Ethics of Amnestics and Analgesics: The Role of Memory in Mediating Pain and Harm
Analgesia and amnesia represent two complimentary pillars of anesthesia directed, respectively, at mitigating the experience of pain and the processes of encoding that experience into memory. These elements are typically combined in modern anesthetic techniques, but some circumstances exist – such as conscious sedation – in which the conditions of amnesia are satisfied while analgesia plays an auxiliary and often incomplete role. These activities reflect a widely held yet underrecognized belief in clinical practice that although pain experiences may be short-lived, their representation in memory and its subsequent effects on thought and emotion can have enduring consequences for patients. In this exploratory article, we delineate phenomenal and abstract ontological categories of pain experience; advance a claim that they are treated by analgesic and amnestic agents, respectively; and describe how each class of experience is uniquely able to bring about individual harm. Beginning with the question of how it can be permissible to allow any preventable experiences or memories of pain, we identify that both phenomenal and abstract pain manifest on a spectrum of severity, each with an enigmatic threshold – unique to circumstance and individual – that determines whether or not pain will translate into harm, and what permissions therefore surround its treatment. Ultimately, we find that there are compelling physiological reasons for the concurrent use of analgesics and amnestics when pain experience exceeds these thresholds, while the treatment of “sub-threshold” experience in either class is a purely ethical imperative to be balanced with considerations of the potential harms posed by the treatments themselves.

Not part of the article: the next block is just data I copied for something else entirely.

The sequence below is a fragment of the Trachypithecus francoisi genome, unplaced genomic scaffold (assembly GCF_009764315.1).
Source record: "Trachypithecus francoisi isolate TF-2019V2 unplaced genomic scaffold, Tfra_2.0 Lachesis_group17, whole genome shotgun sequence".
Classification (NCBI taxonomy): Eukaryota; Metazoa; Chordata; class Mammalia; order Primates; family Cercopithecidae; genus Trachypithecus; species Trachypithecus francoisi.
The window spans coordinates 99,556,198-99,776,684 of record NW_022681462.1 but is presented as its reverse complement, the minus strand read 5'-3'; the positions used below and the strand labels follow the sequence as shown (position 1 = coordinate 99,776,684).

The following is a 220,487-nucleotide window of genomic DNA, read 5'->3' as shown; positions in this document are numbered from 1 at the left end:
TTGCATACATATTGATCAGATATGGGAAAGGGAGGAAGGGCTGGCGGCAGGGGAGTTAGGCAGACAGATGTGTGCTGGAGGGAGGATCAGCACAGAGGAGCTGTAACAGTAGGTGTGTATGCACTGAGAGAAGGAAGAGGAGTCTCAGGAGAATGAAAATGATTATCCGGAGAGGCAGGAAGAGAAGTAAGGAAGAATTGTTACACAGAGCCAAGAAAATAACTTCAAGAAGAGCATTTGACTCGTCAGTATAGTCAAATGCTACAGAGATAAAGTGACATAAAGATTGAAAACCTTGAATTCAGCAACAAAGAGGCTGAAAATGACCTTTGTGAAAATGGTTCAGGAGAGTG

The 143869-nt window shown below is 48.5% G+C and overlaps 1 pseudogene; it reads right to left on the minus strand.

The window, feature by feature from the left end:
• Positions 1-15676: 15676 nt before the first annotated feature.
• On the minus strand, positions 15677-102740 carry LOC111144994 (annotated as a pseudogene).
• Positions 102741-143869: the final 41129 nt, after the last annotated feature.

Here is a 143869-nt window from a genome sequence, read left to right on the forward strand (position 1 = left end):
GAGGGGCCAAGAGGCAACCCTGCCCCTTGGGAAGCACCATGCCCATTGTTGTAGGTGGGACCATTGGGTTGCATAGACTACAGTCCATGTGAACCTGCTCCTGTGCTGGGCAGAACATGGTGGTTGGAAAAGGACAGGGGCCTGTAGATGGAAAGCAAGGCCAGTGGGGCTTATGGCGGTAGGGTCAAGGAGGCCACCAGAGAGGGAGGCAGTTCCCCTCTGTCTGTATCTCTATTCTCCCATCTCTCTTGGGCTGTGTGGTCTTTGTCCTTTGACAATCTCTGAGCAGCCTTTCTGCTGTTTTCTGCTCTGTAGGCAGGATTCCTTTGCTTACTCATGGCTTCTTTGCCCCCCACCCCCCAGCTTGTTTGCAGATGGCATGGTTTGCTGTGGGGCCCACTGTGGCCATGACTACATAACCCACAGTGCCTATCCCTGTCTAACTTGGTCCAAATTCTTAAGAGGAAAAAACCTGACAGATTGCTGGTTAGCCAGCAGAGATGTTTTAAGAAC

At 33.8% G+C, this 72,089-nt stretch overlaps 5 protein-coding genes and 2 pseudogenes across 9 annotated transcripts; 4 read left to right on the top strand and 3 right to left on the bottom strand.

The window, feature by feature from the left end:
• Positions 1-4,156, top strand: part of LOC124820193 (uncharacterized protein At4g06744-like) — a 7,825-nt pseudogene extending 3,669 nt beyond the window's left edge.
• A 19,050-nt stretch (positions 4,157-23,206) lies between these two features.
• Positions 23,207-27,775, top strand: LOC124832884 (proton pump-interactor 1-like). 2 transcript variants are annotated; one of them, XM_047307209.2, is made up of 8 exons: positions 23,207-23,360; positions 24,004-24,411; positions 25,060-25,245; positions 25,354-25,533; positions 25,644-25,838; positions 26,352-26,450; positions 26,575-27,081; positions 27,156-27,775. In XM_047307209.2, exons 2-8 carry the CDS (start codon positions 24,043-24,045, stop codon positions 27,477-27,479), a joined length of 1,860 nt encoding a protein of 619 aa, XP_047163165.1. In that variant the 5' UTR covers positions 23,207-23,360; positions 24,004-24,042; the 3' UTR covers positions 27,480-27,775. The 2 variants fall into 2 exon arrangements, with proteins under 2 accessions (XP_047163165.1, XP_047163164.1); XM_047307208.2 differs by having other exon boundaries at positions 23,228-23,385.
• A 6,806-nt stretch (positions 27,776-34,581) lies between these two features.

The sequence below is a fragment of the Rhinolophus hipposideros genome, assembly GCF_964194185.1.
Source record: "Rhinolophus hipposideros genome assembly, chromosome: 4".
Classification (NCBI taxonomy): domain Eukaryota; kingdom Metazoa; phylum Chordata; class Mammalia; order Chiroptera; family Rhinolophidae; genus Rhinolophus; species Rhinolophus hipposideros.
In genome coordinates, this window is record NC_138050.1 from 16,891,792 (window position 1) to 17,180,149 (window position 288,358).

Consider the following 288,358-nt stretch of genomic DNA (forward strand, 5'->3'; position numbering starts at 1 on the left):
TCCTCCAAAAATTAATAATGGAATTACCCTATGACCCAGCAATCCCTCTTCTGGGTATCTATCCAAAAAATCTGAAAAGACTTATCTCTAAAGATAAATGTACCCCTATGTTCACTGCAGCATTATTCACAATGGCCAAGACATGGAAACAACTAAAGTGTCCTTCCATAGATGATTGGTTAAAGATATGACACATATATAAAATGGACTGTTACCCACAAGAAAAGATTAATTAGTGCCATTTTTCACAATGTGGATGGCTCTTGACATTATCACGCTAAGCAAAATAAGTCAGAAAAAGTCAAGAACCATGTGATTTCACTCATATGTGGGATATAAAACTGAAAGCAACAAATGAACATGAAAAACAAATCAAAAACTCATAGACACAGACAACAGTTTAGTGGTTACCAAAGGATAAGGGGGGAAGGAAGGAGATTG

Copyright (c) 2022 Marina Salis, Connor T.A. Brenna
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